A Methodist minister in Herndon, VA, Tom Berlin, suggests a simple method for cultivating this kind of dual-vision, and that is to invoke what he calls the two most powerful words for leadership: So that. Those who learn to use these two words, he says, will discover a way to clarify the intended, fruitful outcome of every ministry endeavor. (Lovett H. Weems, Jr. and Tom Berlin, Bearing Fruit: Ministry with Real Results (Abingdon Press, 2010))
Let me give you a practical example from one pastor’s experience with a congregation that had for many years hosted a Vacation Bible School. He asked all those gathered to organize the upcoming summer’s VBS to complete the following sentence: Next summer our church will have a vacation bible school so that…
At first very few people wrote anything at all, struggling to come up with the purpose of the Vacation Bible School. At last one person shared what she wrote: “Next summer our church will have a vacation bible school so that the children of our church will experience a vacation bible school.” “Are there other possibilities?” the pastor asked. Another chimed in: “Next summer our church will have a vacation bible school so that our children will experience church as fun.” The pastor’s thought was, “I’m not sure we need a curriculum for that.” After some time and deeper reflection the group came up with this: “Next summer our church will have a vacation bible school so that our children will come to know and love God more and that we will reach children in the community with God’s love whom we have not reached before.”(Story told in Bearing Fruit)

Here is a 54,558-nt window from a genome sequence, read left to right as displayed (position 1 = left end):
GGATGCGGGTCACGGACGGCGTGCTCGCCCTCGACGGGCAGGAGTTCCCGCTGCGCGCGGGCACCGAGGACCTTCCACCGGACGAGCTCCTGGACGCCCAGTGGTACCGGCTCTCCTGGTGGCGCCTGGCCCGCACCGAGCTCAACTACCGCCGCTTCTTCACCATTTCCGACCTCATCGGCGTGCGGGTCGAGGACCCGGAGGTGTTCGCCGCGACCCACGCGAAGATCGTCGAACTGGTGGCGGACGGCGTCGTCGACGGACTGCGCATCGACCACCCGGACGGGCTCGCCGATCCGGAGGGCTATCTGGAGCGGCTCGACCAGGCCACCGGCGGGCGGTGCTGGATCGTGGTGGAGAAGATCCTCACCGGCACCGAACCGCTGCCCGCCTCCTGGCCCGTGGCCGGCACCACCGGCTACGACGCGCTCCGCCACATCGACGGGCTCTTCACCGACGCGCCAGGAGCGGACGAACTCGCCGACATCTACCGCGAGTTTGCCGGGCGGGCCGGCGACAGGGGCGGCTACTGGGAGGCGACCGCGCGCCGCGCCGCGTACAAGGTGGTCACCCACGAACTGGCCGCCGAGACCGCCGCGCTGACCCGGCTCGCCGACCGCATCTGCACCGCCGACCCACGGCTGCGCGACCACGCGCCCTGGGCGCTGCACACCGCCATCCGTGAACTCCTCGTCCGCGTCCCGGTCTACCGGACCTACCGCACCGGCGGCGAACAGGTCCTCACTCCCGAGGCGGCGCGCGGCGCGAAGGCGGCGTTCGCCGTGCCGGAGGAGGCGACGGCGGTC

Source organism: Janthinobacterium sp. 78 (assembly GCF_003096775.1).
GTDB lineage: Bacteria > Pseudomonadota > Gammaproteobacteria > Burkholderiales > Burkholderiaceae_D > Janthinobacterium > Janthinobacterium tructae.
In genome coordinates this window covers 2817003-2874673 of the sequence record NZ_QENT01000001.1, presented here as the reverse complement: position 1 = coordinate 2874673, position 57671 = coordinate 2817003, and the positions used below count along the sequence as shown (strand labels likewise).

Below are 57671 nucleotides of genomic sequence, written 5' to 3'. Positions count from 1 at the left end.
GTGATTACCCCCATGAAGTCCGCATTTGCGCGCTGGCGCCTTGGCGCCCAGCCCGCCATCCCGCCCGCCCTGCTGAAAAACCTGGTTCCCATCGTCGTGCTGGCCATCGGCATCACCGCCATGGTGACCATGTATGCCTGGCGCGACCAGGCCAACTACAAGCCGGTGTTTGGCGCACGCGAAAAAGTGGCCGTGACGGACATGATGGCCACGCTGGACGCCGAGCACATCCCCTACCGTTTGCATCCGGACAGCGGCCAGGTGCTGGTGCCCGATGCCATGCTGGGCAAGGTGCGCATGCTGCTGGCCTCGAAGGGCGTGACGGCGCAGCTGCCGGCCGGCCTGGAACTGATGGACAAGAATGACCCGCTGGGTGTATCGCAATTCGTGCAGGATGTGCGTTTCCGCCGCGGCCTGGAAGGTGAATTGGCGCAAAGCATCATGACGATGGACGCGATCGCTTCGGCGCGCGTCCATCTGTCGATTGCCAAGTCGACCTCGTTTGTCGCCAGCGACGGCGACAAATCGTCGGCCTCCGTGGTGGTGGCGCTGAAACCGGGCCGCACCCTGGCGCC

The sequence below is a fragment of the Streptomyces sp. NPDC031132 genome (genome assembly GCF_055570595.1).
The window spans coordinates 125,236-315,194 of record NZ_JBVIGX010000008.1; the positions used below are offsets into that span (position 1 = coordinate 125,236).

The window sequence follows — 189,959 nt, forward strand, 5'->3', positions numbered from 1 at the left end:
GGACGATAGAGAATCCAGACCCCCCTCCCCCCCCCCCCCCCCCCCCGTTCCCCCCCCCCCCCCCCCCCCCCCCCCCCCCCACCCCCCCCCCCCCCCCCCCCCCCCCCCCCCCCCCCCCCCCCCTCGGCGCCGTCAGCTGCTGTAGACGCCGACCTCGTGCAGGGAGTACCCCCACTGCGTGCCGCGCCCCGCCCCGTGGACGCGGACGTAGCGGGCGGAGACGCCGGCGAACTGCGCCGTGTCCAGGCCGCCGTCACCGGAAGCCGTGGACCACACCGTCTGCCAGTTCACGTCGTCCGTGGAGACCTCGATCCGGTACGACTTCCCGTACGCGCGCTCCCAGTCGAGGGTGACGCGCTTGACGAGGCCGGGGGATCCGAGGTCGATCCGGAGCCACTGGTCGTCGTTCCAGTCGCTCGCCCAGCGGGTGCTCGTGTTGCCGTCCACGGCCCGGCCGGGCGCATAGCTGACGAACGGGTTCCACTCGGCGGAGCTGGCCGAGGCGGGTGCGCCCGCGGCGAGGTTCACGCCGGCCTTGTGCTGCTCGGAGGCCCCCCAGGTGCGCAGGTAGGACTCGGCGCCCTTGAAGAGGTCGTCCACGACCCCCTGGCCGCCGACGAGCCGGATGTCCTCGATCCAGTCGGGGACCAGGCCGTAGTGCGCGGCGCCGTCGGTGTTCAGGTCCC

That was a purpose they could get inspired to work to accomplish and invite others to join them. It was also one that could afterwards be evaluated on the basis of fruitfulness: did the children of our church have an experience of love? Were we able to reach children in the neighborhood? If not ,why not? What might we do better next time? For the purpose was no longer to have a vacation bible school. That was a means to an end. If the means no longer served that end, they were free to consider something else. So that helps shift our focus from the activities of our church toward their intended outcome, one that can be measured in terms of fruitfulness.
One final thought for this season of new ministry, taking inspiration from that young boy who stepped forward at an opportune to offer Jesus what he had. In other versions of the same story, Jesus’ disciples are the ones who have only a few loaves of bread and some fish with which to feed a hungry multitude, but the point is the same. When we offer what we have, even if it is insufficient to meet the needs before us, Jesus, in the power of grace, can make the miracles happen. I’ve seen it happen time again. Nothing sustains me in faith more than the experience of seeing what can happen when we step up, step forward with what we know to be insufficient on its own, and trusting that God will act in the space between our offering and what is needed. Those experiences give me hope. They encourage me to be brave. I want the same for you.
So be brave, people of St. Andrew’s. Be brave,Tim. Offer to Jesus who you are and what you have in this moment, in this season, and dare to believe that you are part of something far bigger than you will ever realize. Go deep with one another. Be faithful in prayer. Take time to reflect, evaluate ministry in a spirit of fruitfulness. And have fun! The one who has called you is faithful. Remember that you are not alone. We are all in this holy work together, so that the Episcopal Church we love may take its humble, fruitful place in God’s mission of reconciling, healing love.